Kellis said it wasn’t unusual during those days for him to walk out of his office at the inn and see Hall of Fame slugger Reggie Jackson or beloved Cubs catcher Randy Hundley sitting in the lobby.
Jackson was renowned as a flamboyant home run hitter with the Oakland Athletics, New York Yankees and Los Angeles Angels of Anaheim. Hundley was a defensive catcher on the 1969 Cubs team that folded down the stretch, creating a path for the New York Mets to win an improbable World Series championship.
“Reggie would say, ‘how’s Pat doing?’’ Kellis recalled.
Patterson had previously built and operated the Mezona Inn on Main Street in downtown Mesa.
It eventually morphed into the Cubs’ hotel for minor league players training at Fitch Park or at HoHoKam Stadium. It also was popular with loyal fans fleeing the frigid Midwest to watch their beloved Cubbies.
But Kellis said the Dobson Ranch Inn was built in response to demands from the Cubs for more stylish, upscale accommodations.
The partners were Patterson, who owned the land, Bob Cummins, Ray Flynn and Lee Roy Kellis. Lee Roy was Phil Kellis’ father and a member of the original committee that attracted the Cubs to Mesa in 1952.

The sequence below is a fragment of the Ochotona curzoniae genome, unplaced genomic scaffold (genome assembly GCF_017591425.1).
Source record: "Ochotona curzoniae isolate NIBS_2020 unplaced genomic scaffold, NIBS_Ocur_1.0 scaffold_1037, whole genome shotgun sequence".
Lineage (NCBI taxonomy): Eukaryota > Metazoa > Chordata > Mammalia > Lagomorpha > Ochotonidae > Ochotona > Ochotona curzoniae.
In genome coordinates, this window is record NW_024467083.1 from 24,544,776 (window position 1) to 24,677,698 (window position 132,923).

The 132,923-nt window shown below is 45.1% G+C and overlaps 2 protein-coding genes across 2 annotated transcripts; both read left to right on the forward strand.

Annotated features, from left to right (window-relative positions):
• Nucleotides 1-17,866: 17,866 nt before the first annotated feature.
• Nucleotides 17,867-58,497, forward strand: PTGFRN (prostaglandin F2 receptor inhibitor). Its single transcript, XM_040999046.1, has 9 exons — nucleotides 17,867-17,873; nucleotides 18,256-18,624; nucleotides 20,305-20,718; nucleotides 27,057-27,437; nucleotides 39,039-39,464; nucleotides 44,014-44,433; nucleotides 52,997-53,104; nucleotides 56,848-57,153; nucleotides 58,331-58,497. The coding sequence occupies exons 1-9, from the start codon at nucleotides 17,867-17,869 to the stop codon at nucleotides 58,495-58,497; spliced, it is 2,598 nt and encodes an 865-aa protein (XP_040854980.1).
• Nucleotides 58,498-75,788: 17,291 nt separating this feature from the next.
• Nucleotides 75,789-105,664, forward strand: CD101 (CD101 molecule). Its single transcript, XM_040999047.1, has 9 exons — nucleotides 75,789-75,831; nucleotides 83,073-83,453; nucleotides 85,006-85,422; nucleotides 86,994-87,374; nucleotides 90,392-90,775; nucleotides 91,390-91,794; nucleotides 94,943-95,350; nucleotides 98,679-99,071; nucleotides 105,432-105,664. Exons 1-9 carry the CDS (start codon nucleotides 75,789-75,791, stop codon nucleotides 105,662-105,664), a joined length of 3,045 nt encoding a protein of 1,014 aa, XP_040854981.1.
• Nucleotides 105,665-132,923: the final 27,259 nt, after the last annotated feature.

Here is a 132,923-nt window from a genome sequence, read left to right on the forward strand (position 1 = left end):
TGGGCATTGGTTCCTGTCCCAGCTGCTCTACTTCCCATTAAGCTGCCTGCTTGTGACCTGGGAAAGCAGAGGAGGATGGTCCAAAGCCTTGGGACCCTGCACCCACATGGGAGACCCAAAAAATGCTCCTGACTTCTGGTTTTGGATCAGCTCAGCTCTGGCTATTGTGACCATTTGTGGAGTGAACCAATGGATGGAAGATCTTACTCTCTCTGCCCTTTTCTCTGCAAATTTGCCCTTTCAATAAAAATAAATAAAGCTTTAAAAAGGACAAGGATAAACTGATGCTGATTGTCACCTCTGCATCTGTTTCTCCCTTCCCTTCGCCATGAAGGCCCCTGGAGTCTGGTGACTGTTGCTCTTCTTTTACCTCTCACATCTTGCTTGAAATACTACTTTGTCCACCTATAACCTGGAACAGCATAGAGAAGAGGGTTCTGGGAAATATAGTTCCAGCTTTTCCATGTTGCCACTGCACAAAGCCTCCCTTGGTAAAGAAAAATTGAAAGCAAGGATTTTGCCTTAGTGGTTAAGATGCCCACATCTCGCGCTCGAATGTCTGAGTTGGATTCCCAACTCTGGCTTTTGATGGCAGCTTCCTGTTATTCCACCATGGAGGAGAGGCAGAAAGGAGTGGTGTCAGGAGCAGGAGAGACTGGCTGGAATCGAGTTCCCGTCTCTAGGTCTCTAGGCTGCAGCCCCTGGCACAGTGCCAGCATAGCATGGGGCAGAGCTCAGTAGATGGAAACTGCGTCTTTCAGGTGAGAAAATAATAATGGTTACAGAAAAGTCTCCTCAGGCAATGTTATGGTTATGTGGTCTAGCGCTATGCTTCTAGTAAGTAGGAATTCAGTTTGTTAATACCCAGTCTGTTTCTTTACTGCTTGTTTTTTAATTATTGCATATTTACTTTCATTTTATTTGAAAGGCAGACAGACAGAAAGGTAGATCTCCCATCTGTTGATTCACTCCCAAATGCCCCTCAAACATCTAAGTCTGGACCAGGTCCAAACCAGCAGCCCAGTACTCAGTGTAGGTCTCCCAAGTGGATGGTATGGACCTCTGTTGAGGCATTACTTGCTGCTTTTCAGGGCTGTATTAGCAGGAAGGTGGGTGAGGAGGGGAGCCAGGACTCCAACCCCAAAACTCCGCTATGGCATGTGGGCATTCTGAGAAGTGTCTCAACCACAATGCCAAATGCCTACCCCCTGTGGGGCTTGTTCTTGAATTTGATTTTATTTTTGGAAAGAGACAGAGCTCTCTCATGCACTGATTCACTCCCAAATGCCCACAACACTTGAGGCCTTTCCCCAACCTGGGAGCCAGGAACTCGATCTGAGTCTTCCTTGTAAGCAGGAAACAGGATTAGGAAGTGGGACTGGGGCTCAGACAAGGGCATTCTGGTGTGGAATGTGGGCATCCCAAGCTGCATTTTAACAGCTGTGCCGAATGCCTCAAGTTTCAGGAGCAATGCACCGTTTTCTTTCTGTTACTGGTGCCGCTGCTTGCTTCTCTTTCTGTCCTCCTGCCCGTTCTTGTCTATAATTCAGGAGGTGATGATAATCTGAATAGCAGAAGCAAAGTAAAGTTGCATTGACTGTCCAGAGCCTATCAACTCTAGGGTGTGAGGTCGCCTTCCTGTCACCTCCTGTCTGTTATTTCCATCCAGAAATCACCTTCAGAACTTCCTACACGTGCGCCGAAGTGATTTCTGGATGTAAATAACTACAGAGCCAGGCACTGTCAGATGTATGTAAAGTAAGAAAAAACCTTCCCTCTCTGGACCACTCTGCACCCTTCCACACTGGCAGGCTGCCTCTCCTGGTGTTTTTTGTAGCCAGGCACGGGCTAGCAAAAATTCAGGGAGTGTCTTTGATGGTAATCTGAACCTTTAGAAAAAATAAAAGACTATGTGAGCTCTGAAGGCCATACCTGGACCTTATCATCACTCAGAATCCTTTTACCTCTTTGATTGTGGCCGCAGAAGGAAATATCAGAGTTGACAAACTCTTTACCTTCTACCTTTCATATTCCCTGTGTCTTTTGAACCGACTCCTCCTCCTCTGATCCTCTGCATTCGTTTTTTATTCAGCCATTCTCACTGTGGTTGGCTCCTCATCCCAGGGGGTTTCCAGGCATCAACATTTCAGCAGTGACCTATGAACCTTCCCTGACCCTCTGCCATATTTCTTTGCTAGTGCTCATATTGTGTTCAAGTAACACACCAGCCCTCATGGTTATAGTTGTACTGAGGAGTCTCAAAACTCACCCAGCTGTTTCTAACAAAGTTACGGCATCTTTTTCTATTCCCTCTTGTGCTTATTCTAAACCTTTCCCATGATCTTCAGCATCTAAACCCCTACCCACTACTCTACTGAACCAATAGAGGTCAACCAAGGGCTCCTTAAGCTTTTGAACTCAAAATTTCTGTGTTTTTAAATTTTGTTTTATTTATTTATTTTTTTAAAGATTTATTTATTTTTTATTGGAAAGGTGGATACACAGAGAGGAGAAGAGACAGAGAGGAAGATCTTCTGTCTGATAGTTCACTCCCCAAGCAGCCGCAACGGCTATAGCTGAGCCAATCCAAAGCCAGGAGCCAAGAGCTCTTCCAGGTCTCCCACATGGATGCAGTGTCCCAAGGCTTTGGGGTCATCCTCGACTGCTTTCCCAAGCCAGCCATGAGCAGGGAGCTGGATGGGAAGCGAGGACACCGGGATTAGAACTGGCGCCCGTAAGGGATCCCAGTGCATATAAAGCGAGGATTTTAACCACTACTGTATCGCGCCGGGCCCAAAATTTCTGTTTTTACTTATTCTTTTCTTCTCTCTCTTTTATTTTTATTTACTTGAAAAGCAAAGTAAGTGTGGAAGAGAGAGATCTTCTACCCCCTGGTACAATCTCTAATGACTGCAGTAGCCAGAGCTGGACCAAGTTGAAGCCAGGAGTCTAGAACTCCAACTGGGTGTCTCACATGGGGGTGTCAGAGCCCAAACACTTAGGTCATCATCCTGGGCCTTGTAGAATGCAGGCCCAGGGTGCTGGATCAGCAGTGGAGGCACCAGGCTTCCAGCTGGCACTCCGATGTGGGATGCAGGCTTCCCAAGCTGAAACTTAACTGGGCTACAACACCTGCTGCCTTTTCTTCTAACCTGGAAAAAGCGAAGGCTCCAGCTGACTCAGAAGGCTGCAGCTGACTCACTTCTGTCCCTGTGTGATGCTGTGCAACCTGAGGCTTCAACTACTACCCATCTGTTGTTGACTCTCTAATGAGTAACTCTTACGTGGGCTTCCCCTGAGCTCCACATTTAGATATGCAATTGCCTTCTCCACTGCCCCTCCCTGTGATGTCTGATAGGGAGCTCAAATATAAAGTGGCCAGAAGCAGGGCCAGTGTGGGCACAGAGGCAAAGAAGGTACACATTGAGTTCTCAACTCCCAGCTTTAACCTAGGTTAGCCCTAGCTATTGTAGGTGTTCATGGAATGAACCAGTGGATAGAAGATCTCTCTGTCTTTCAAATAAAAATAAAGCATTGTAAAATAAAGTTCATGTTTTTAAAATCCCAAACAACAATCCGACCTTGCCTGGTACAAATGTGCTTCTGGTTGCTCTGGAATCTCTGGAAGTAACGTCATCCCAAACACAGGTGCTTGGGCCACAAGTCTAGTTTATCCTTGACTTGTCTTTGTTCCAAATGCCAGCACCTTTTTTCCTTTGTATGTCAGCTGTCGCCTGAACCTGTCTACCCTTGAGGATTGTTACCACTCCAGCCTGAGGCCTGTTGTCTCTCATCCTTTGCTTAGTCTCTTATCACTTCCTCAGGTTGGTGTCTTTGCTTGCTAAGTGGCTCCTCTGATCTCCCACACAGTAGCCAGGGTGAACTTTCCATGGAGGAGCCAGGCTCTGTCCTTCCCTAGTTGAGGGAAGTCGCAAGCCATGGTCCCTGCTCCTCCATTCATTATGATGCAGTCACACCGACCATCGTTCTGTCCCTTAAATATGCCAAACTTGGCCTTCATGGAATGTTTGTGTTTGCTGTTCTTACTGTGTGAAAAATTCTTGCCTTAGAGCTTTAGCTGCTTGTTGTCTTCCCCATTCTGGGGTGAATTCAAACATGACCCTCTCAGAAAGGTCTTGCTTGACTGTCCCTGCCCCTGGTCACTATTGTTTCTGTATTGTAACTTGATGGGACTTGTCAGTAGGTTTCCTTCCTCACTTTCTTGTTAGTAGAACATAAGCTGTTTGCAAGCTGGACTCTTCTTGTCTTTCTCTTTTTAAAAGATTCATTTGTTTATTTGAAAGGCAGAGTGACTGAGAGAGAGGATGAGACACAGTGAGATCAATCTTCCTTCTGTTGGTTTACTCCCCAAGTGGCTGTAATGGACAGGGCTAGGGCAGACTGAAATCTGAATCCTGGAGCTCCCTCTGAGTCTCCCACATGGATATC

The Dobson Ranch Inn opened in 1979 as a Best Western property. The original construction cost was $3 million and it had 150 rooms, before additions that included some suites.
“They were looking for more of a resort atmosphere and that’s what we gave them,’’ Kellis said.
The Dobson Ranch Inn prospered as the major league hotel for the Cubs and the Brewers. The latter team used it while training at the now defunct Chandler Compadre Stadium before their move to the Maryvale Sports Complex in west Phoenix.
Among the primary reasons for the hotel’s decline was a severe reduction in corporate travel during the recession, she said.
Dwight Patterson’s business career had started in the hotel business in Flagstaff after he graduated from Northern Arizona University, but he and his wife, Ruby, eventually returned to Mesa.
He had married into the Dobson family, and he helped Cliff Dobson in the operation of the original Dobson Ranch, a sprawling cattle and sheep outfit.
Ann Patterson Cleghorn said her father was so committed to building the Dobson Ranch Inn that he traded the family homestead, another 10-acres near Alma School and Baseline roads, to obtain the hotel site.
Back then, U.S. 60 extended not much farther east than Dobson Road, making the inn’s location a gold mine.
“It was a sidelight because there was so much more to what he did. Now I know why my mother used to complain that he was never home,’’ Patterson Cleghorn said.